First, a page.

5 Foods Cheaper and Almost as Nutritious as Superfoods

Chia seeds, goji berries, acai, camu-camu, spirulina, kale cabbage, ginseng; thanks to their nutritional benefits, "super foods" are the super allies of our health! However, as they are often from the other side of the globe, hard to find, and at a high price, these superfoods also have some disadvantages. Here's how to take advantage of some of their benefits at a lower cost.

Real nutritional bombs, these superfoods are full of beneficial properties for our health. Magical and exotic, they invade the stalls of our stores at sometimes undemocratic prices. Even if today we manage to cultivate cabbage kale, spirulina, goji berries and even quinoa in the US, it is possible to replace them with foods that are almost as nutritional. Here are 10 foods that could claim to be (almost) super foods, and what you can eat instead to get the same health benefits:




1. The goji berry

Originating in Asia, these small berries are known for their antioxidant power, their high vitamin C content and a certain contribution of minerals. The goji berry is used in traditional Chinese medicine for its protective effect on the liver, kidneys, and vision. Rich in vitamin C, goji berries are known to increase energy and stimulate the immune system.

They can be replaced by:

  • Dark berries just as rich in antioxidants: blackcurrants, blueberries, berries, etc.
  • Colorful foods rich in vitamin C such as kiwi, blackcurrant, parsley, pepper.

2. The chia seeds

A true nutritional bomb, this small chia seed, native to Central America, is highly appreciated for its mineral content (calcium, magnesium, manganese), fiber, omega-3 and protein. Ground, sprinkled or soaked in water, they make superb chia puddings, for light and gourmet desserts. Like flax seed, it has the advantage of being able to substitute eggs in recipes.

It can be replaced by:

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  • Oilseeds (nuts, almonds), less expensive seeds (flax, squash, sesame) and vegetable oils (olive, rapeseed) to fill up with omega-3.
  • For vegetable proteins, we turn to soy, beans (red, azuki), lentils (green, blond, coral) or oat bran.
  • For fiber, simply eat vegetables (artichoke, peas) and legumes (chickpea, lentils).

3. The cabbage kale

Originally from the Mediterranean and appreciated for its great resistance to cold and disease, kale was one of the most widely grown leafy vegetables in Europe until the end of the Middle Ages. It was then forgotten, but became one of the most popular health foods in the United States. Appreciated for its nutritional advantages (low in calories, rich in antioxidants, vitamin A and K, in minerals), kale has once again crossed the Atlantic to reappear in our fields. Originally cheap, cabbage kale now appears at prices not always accessible to everyone in our supermarkets.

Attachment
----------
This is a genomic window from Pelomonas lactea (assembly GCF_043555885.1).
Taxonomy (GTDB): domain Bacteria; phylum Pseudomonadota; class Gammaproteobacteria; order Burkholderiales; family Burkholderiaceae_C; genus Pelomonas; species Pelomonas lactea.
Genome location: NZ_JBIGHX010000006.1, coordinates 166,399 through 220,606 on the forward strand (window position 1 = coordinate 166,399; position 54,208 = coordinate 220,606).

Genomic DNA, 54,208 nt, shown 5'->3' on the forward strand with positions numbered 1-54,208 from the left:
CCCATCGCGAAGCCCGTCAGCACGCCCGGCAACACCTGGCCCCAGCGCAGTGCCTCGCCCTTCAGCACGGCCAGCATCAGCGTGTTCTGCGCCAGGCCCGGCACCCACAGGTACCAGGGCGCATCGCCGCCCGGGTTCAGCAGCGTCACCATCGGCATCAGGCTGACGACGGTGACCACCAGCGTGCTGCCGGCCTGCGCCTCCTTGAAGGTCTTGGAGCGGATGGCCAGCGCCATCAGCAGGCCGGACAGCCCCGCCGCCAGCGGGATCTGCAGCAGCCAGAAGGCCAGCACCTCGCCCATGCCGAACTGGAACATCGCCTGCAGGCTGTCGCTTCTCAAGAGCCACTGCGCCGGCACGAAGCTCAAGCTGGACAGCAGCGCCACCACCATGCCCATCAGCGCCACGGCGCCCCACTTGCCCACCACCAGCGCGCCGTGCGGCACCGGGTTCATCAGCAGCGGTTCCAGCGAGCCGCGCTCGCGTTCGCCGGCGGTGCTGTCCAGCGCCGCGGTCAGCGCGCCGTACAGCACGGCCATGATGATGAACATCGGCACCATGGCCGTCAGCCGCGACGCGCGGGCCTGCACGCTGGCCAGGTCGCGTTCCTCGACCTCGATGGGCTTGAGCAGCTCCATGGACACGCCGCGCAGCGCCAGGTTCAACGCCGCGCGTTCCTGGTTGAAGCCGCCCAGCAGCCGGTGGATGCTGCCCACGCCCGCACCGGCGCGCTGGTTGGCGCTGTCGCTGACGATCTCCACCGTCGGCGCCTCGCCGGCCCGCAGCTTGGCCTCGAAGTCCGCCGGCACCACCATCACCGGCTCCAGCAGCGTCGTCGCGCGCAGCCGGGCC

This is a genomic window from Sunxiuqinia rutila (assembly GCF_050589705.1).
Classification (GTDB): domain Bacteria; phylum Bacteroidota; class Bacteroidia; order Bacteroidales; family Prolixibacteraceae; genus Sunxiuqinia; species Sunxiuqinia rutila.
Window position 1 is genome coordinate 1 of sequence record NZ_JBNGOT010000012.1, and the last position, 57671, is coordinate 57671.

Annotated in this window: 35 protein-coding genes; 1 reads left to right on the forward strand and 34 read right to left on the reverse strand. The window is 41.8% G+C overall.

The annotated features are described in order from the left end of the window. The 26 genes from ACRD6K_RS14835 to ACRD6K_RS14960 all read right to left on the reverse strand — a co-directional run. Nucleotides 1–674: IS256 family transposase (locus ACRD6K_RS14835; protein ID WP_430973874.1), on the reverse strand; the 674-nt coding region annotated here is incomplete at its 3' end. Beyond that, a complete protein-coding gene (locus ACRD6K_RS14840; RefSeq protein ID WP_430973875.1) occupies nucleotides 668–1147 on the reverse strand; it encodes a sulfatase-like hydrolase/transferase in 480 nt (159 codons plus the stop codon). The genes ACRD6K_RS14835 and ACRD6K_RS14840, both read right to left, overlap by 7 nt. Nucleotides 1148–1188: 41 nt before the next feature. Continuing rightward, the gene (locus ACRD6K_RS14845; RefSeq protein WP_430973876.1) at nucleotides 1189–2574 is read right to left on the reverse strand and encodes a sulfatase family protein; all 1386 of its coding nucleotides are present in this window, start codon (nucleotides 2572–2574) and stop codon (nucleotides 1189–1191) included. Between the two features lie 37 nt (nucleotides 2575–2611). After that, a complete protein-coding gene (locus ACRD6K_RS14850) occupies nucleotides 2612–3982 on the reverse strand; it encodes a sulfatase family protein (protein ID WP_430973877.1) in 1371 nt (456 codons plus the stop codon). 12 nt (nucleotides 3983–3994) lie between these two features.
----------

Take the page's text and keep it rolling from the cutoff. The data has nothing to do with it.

It can be replaced by:

  • Any cabbage for its antioxidant content: white cabbage, green cabbage, or red cabbage. Their composition is similar, as they are rich in antioxidants, minerals and vitamins.
  • Dark green vegetables for their vitamin K content: spinach, broccoli, cabbages, green beans, leeks.

4. Acai

In the list of star foods, the latest arrivals are acai berries. They have been a large part of the diets of Amazonian people for centuries, and the acai has become very popular in Brazil. It tends to be known in the rest of the world thanks to its many virtues that give it the title of superfood. They are low in calories, and high in amino acids, vitamins, minerals, fiber and antioxidants. In the form of frozen powder or pulp, Acai makes our smoothies, breakfast and healthy desserts delicious.

It can be replaced by:

  • Its sister, the cranberry. This is one of the richest fruit antioxidants that is not grown only in North America but in Europe.

5. Spirulina

You have probably heard about the benefits of spirulina. This seaweed, which has existed for billions of years, takes its name from its spiral form but is usually in the form of a blue-green powder in the supermarket. Low in calories, spirulina is an exceptional source of nutrients and contains 55% to 70% digestible and easily assimilated proteins. It is also rich in antioxidants and is an excellent source of iron. Today we have started to produce it in the US, but unfortunately it can still dent our wallets.

It can be replaced by:

  • Spices (cumin, curry), some herbs (thyme), seeds (squash, sesame) and legumes (red beans, lentils) for its iron contributions.
  • In terms of digestable proteins, we turn to soy, beans (red, azuki), lentils (green, blond, coral) or oat bran.
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